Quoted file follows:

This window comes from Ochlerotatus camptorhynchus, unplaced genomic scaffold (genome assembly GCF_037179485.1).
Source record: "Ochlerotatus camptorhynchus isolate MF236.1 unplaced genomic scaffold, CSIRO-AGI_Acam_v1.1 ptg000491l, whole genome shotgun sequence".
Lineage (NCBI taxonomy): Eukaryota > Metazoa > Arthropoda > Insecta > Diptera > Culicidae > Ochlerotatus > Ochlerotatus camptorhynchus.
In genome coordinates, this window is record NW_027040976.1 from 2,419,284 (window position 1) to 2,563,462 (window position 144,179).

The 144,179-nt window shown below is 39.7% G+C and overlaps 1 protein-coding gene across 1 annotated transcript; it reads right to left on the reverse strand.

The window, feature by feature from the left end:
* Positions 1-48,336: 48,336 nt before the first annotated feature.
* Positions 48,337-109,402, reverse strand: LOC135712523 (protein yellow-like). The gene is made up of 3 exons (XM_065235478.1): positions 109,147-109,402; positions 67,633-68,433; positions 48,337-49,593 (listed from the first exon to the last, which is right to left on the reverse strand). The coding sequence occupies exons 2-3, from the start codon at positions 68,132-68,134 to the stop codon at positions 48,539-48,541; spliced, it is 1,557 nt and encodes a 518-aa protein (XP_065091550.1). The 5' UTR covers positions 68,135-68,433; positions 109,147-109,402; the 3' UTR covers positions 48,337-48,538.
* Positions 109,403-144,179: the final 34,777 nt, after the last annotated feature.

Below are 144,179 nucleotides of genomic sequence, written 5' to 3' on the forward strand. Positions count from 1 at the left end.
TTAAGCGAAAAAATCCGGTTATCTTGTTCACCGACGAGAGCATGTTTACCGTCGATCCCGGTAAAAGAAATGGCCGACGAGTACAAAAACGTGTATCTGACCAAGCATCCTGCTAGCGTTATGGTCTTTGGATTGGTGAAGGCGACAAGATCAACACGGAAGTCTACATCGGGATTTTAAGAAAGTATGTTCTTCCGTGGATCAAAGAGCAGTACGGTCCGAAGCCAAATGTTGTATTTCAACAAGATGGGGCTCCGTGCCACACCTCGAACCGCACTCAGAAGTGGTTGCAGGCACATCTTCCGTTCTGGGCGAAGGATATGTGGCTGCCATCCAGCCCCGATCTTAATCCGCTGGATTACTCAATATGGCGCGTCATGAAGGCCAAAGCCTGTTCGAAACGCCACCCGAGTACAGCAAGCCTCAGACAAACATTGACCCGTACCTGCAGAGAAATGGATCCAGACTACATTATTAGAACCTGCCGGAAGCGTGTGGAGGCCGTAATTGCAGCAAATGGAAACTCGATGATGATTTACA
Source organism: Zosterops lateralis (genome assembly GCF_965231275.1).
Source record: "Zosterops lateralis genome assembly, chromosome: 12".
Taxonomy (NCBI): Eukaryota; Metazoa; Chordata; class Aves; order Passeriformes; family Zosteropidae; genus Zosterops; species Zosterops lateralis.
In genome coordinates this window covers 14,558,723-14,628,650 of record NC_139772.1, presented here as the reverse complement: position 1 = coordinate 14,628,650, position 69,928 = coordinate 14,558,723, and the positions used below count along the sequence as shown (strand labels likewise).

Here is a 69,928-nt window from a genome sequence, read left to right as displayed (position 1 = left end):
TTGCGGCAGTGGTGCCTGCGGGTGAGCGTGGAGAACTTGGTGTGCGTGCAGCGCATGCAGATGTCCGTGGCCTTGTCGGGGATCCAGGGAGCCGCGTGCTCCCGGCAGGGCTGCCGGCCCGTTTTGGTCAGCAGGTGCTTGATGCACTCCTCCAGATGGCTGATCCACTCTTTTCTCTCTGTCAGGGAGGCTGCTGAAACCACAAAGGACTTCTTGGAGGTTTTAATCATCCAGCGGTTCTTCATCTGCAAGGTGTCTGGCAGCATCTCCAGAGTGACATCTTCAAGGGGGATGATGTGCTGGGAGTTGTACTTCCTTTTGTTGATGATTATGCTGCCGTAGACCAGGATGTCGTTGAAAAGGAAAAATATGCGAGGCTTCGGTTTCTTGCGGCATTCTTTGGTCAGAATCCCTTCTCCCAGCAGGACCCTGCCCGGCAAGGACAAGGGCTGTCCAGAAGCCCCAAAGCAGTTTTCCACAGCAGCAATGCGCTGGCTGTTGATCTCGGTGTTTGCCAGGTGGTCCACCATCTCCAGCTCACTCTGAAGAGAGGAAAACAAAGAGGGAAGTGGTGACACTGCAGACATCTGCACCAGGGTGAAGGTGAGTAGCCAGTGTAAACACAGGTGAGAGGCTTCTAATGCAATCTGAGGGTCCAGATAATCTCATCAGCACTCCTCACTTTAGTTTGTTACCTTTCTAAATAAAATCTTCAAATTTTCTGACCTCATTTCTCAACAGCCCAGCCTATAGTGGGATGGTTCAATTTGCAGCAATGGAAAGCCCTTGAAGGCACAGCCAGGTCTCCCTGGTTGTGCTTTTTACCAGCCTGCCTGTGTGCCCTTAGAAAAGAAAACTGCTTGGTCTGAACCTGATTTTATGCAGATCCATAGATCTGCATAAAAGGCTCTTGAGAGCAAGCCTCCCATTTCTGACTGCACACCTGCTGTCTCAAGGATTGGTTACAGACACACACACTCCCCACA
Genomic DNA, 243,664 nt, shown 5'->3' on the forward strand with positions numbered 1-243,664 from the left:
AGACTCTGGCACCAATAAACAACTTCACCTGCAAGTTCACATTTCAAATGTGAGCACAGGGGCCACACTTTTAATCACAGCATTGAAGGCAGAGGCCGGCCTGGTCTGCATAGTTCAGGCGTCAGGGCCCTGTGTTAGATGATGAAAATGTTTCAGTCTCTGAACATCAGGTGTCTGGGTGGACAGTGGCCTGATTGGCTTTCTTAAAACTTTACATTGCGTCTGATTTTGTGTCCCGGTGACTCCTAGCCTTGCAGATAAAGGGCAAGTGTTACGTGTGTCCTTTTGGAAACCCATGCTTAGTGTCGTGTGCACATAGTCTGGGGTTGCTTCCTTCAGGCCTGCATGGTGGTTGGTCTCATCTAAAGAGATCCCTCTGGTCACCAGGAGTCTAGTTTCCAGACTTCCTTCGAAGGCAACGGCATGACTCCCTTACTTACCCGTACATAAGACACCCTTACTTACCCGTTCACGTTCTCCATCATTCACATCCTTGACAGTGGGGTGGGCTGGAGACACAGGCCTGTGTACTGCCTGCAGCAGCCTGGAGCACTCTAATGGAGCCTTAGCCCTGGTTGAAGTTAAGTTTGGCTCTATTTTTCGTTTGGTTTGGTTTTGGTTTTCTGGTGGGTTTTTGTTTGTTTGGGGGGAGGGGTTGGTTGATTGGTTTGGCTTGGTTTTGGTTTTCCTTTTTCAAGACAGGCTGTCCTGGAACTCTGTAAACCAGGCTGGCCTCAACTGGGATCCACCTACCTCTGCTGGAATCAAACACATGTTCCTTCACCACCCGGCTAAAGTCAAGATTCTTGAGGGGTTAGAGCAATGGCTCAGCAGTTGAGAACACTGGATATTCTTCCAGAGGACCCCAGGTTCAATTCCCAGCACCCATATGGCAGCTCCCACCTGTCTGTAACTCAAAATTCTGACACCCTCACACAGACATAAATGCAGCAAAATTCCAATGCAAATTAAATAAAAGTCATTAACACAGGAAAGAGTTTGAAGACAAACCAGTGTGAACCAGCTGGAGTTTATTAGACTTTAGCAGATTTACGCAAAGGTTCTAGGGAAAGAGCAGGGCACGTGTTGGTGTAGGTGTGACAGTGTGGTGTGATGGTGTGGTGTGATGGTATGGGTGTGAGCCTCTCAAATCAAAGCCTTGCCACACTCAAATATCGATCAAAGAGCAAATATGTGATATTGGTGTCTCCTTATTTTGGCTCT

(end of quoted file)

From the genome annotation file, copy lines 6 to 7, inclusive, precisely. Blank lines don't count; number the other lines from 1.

The window, feature by feature from the left end:
* Positions 1-48,336: 48,336 nt before the first annotated feature.